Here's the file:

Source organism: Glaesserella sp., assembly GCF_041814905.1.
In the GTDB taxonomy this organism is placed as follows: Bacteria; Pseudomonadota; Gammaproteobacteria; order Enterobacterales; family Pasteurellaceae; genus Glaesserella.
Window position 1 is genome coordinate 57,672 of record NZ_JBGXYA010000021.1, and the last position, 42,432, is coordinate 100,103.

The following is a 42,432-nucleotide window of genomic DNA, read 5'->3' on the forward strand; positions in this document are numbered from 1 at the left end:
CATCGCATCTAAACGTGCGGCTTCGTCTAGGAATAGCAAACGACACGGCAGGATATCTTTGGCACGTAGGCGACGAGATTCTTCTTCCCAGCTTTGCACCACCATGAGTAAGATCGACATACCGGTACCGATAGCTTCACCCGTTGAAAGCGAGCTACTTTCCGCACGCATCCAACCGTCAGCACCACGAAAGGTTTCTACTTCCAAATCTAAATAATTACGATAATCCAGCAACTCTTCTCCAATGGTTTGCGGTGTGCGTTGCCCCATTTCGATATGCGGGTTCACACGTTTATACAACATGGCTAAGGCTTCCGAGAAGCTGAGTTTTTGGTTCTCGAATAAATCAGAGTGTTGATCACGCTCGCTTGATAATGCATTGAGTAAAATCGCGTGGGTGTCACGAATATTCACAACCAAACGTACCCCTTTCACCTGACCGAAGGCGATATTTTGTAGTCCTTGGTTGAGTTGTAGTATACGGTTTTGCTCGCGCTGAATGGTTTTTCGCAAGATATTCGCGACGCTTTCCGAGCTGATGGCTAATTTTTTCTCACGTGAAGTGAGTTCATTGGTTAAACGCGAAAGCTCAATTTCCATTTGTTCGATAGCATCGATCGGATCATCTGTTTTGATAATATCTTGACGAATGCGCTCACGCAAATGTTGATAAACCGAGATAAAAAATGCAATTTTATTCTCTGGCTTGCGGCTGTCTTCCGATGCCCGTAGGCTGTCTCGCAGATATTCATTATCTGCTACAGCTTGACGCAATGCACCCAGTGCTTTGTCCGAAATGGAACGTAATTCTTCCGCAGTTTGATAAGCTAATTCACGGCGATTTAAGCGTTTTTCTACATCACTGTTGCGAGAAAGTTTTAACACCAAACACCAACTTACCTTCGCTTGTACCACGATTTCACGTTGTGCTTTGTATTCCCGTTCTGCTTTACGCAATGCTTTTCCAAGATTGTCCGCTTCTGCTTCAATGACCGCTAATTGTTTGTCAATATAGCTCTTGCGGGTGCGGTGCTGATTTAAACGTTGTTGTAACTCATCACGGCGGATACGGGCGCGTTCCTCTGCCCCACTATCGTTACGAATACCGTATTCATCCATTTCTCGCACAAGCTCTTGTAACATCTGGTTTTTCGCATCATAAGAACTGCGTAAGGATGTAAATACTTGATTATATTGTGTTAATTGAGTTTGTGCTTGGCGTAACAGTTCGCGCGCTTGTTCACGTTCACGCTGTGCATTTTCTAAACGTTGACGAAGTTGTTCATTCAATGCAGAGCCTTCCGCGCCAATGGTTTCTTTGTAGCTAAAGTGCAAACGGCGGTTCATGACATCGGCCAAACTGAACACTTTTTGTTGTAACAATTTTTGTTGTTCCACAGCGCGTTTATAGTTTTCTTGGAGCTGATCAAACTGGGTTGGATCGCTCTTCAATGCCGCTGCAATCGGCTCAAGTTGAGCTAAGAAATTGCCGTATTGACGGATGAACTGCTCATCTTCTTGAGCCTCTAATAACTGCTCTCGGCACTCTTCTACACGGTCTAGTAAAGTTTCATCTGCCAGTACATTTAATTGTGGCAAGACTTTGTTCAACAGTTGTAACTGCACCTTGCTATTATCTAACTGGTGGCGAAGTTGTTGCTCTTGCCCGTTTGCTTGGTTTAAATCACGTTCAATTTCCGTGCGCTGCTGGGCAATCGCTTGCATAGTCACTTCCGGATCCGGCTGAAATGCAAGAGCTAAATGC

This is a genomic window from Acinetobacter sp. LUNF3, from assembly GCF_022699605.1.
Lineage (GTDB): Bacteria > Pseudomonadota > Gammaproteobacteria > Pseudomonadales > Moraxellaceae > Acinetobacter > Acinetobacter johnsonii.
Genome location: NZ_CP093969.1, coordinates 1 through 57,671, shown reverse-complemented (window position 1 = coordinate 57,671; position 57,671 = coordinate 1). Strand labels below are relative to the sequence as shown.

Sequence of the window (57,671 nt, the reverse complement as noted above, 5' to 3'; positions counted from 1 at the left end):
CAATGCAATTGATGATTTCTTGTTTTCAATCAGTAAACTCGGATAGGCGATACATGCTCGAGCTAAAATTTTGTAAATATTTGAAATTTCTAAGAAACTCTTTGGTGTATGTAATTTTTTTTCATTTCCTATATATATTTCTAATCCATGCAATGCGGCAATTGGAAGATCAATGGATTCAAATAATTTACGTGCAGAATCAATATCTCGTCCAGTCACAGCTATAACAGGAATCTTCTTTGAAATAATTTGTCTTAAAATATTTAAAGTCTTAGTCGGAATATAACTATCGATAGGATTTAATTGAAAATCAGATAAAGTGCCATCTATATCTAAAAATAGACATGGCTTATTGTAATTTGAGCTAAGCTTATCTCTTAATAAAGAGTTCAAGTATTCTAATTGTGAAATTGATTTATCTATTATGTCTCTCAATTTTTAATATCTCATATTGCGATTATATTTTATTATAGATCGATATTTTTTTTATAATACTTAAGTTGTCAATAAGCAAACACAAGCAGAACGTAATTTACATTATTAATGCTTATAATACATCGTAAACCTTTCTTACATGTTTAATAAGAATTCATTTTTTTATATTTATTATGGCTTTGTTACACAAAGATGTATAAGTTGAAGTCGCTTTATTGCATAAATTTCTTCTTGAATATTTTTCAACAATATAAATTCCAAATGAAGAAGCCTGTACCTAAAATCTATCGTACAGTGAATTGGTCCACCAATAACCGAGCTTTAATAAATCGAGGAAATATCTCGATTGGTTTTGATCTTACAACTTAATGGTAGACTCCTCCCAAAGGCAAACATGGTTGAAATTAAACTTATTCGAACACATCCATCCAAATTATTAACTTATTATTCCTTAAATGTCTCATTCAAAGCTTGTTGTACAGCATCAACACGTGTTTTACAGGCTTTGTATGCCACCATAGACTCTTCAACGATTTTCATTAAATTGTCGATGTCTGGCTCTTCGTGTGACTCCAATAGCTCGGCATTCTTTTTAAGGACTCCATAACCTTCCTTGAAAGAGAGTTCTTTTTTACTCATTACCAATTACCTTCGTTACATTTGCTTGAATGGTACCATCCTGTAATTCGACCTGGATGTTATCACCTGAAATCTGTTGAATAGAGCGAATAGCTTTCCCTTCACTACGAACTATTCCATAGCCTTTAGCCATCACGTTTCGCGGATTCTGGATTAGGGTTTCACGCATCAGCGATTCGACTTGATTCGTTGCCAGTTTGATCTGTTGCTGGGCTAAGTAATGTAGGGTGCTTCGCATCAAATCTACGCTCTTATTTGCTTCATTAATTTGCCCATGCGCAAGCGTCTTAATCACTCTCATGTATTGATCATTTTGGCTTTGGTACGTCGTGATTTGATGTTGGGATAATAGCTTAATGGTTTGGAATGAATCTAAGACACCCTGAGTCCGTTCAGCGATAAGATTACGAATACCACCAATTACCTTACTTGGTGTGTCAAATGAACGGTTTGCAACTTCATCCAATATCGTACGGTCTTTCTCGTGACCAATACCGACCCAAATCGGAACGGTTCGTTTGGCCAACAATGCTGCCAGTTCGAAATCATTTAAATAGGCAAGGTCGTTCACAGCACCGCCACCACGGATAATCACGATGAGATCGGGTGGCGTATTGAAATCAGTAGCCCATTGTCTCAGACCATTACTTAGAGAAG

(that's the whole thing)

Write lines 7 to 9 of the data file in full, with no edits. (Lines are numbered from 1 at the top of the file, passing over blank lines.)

Lineage (GTDB): Bacteria > Pseudomonadota > Gammaproteobacteria > Pseudomonadales > Moraxellaceae > Acinetobacter > Acinetobacter johnsonii.
Genome location: NZ_CP093969.1, coordinates 1 through 57,671, shown reverse-complemented (window position 1 = coordinate 57,671; position 57,671 = coordinate 1). Strand labels below are relative to the sequence as shown.

Sequence of the window (57,671 nt, the reverse complement as noted above, 5' to 3'; positions counted from 1 at the left end):